clock menu more-arrow no yes

Filed under:

Cole Admits He Was Never "Passionate" About Liverpool

New, comments

Two months after re-joining his boyhood club, Joe Cole has allowed insight into his unhappy time at Liverpool in an interview that could hardly be said to reflect well on any of the parties involved with his move north.

Richard Heathcote

Having settled back at his boyhood club following a January move that saw Liverpool buy out the remainder of his contract so he could head to West Ham without losing a dime, Joe Cole seems to have finally found the home he spent three and a half years looking for while on the books at Anfield.

And for Cole, it was clear from day one that Liverpool wasn't ever going to be a place he could really call home when, in his first interview for the club's official site, he was faced with questions about how he felt having joined the "biggest club in the country," leaving him uneasily facing up to a level of expectation he hadn't expected.

"When I joined, the guy interviewing me said 'you've joined the biggest club in the country' and reeled off the trophies they'd won," said Cole. "I just said 'yeah, if you put it like that, I suppose you're right' and Liverpool used that as the headline to the interview.

"I didn't want to upset anyone so I just went along with it. But obviously they're not the biggest club in the country any more. How do you judge how big a club are? Nottingham Forest won the European Cup twice but they're not a bigger club than Chelsea."

It may be a difficult subject for some Liverpool fans, but most would accept that while Liverpool are historically the biggest club in England, they haven't done nearly enough compared to the likes of Manchester United, Chelsea, and Arsenal to hold on to that title during the Premier League era.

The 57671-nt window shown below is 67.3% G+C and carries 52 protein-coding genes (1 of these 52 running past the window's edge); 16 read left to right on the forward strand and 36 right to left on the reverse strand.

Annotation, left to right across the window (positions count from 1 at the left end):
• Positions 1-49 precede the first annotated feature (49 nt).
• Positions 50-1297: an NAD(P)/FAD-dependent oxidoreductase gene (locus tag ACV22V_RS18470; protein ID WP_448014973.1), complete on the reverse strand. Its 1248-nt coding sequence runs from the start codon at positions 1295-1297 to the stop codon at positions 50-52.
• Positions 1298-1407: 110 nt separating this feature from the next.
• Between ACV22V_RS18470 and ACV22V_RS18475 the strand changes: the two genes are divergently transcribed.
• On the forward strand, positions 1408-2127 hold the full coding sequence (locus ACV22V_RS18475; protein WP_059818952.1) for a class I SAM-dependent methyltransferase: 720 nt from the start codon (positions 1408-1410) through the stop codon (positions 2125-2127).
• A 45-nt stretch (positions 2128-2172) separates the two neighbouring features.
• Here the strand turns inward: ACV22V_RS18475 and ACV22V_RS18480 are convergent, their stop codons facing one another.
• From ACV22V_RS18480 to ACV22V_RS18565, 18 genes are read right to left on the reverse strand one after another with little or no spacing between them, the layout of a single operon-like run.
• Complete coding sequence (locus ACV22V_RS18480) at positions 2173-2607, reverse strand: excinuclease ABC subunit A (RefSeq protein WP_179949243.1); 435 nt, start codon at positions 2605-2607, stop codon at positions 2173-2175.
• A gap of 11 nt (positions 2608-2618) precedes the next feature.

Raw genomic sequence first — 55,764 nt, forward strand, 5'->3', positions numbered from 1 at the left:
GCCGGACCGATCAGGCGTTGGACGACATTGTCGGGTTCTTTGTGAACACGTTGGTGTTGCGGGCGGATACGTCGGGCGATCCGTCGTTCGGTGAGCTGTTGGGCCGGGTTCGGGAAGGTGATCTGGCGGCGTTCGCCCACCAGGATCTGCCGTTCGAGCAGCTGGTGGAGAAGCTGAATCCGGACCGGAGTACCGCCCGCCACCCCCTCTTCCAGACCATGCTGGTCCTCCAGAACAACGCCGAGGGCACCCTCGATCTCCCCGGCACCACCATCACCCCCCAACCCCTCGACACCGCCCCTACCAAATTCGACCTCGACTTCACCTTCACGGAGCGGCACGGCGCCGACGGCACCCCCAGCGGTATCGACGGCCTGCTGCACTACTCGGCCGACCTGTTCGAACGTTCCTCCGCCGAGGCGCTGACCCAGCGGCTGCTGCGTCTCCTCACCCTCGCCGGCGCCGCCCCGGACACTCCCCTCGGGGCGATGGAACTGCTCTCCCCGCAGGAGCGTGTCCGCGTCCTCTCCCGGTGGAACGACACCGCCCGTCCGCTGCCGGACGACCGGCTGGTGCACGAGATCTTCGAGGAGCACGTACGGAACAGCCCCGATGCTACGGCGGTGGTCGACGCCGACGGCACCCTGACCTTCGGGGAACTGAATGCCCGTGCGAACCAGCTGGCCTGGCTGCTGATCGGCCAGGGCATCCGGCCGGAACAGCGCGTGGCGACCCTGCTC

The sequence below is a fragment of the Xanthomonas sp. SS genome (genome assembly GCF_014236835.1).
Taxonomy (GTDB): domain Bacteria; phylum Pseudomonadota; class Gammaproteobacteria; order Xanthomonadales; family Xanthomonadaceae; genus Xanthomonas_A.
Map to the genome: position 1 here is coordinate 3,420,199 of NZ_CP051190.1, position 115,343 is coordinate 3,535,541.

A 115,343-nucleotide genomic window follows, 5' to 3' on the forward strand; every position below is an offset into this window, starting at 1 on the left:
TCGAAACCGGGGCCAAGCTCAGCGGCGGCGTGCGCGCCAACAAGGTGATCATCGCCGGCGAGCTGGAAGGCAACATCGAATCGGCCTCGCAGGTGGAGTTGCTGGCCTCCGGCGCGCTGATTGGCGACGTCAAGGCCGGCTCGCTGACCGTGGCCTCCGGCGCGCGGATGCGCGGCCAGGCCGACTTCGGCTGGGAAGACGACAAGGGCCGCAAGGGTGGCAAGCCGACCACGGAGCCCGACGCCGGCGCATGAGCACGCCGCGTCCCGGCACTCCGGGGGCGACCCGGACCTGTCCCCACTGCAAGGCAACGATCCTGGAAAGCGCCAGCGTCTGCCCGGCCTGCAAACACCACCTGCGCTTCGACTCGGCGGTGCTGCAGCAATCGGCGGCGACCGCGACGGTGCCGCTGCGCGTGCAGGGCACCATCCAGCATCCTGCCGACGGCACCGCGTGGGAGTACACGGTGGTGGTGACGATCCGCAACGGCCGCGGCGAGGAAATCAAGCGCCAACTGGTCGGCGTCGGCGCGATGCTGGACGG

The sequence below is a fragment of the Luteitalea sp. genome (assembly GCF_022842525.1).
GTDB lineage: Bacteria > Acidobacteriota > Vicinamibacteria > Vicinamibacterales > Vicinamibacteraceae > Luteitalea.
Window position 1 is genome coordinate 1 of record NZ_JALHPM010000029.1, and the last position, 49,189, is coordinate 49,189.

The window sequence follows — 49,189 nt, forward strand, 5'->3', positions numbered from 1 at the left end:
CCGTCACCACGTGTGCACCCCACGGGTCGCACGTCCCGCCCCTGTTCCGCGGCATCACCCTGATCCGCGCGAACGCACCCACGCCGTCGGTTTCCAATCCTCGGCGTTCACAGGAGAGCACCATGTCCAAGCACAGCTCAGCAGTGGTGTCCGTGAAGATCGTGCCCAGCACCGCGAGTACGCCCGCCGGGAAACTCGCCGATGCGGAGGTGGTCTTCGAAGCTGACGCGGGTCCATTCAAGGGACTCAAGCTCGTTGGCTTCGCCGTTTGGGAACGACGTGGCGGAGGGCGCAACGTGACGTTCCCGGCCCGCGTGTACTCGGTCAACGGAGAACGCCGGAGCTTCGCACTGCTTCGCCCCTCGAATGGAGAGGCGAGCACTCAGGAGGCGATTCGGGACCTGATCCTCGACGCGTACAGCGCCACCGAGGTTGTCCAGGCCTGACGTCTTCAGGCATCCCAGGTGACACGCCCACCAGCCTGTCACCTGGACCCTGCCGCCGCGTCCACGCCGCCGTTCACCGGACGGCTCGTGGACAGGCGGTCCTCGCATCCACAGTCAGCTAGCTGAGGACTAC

There are even now players in the league, whose images are transmitted to millions around the globe every weekend, who weren't born when it came into existence. It's a list that includes Liverpool's latest signing, Philippe Coutinho—born four months after the Premier League was founded.

Liverpool, one could argue, are still very much a big club. Or at the very least a club with expectations of being a big club. Yet the hyperbole encouraged by those in their public relations department is clearly that, and it's easy to imagine those who led Cole towards such a headline coaxing players now to wax poetic about their dreams of a top four finish.

"I can only play for teams that I'm passionate about and I think that's what went wrong for me at Liverpool," he explained. "I didn't feel a connection with the club or the place that I had at Chelsea and West Ham. I had seven great years at Chelsea but the club wanted to go in a certain direction and I wasn't involved. So I was left with two real options—Liverpool or Spurs.

"Spurs was probably the best option because they were offering me a five-year deal and it meant I could stay in familiar surroundings. But I just couldn't do it, I just couldn't see myself pulling that Spurs shirt over my head. With the rivalry between Spurs and West Ham and Chelsea, it felt a bit mercenary."

Many would argue that being paid close to a six-figure weekly salary to move to a club he didn't feel entirely passionate about right from the beginning when his heart was busy telling him Spurs were the better option is the very definition of mercenary.

Most Liverpool fans, in any case, would undoubtedly agree he should have moved to the North London club instead of to Anfield. And at least he's back in London now, and finally off Liverpool's books after happily taking the club's money to sit around at a club and in a city he didn't feel a connection to for most of three long years.

"I was missing London," he added, "and my family and I had a personal tragedy in December when my brother-in-law died. I got an opportunity to go back to West Ham and I don’t want to move anymore,"

Cole always came across well in interviews as his career wound down at Anfield, and in the end it was Christian Purslow who offered him the deal and who deserves the blame for his signing. In the end, too, the window into the way the club's official website operates confirms that the club's fans are right to feel a touch embarrassed by them at times.

But Cole hardly endears himself in revealing some of the machinations behind his decision to head north, and he doesn't seem interested in explaining why, if he was so discomforted by his Liverpool stay, he stuck around for quite so long. Though in the end of course the reasons for that are blatantly obvious. And purely mercenary.